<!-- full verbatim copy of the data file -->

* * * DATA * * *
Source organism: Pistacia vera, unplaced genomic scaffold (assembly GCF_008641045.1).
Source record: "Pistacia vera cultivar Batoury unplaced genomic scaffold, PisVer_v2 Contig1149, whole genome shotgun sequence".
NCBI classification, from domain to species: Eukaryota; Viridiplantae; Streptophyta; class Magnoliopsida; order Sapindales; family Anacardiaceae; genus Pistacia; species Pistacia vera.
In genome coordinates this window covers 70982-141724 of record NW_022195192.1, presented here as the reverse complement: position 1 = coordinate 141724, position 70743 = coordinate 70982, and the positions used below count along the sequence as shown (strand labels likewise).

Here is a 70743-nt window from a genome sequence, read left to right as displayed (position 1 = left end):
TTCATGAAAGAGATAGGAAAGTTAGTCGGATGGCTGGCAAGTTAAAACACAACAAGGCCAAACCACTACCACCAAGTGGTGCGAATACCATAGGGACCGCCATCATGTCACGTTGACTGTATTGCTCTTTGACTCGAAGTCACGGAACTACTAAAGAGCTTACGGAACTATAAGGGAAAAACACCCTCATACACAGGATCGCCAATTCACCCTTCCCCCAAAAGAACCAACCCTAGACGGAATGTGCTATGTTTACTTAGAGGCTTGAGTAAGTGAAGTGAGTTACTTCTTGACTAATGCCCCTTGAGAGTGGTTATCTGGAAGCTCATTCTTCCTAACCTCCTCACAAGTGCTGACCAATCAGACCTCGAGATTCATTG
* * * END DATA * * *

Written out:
Source organism: Pistacia vera, unplaced genomic scaffold (assembly GCF_008641045.1).
Source record: "Pistacia vera cultivar Batoury unplaced genomic scaffold, PisVer_v2 Contig1149, whole genome shotgun sequence".
NCBI classification, from domain to species: Eukaryota; Viridiplantae; Streptophyta; class Magnoliopsida; order Sapindales; family Anacardiaceae; genus Pistacia; species Pistacia vera.
In genome coordinates this window covers 70982-141724 of record NW_022195192.1, presented here as the reverse complement: position 1 = coordinate 141724, position 70743 = coordinate 70982, and the positions used below count along the sequence as shown (strand labels likewise).

Here is a 70743-nt window from a genome sequence, read left to right as displayed (position 1 = left end):
TTCATGAAAGAGATAGGAAAGTTAGTCGGATGGCTGGCAAGTTAAAACACAACAAGGCCAAACCACTACCACCAAGTGGTGCGAATACCATAGGGACCGCCATCATGTCACGTTGACTGTATTGCTCTTTGACTCGAAGTCACGGAACTACTAAAGAGCTTACGGAACTATAAGGGAAAAACACCCTCATACACAGGATCGCCAATTCACCCTTCCCCCAAAAGAACCAACCCTAGACGGAATGTGCTATGTTTACTTAGAGGCTTGAGTAAGTGAAGTGAGTTACTTCTTGACTAATGCCCCTTGAGAGTGGTTATCTGGAAGCTCATTCTTCCTAACCTCCTCACAAGTGCTGACCAATCAGACCTCGAGATTCATTG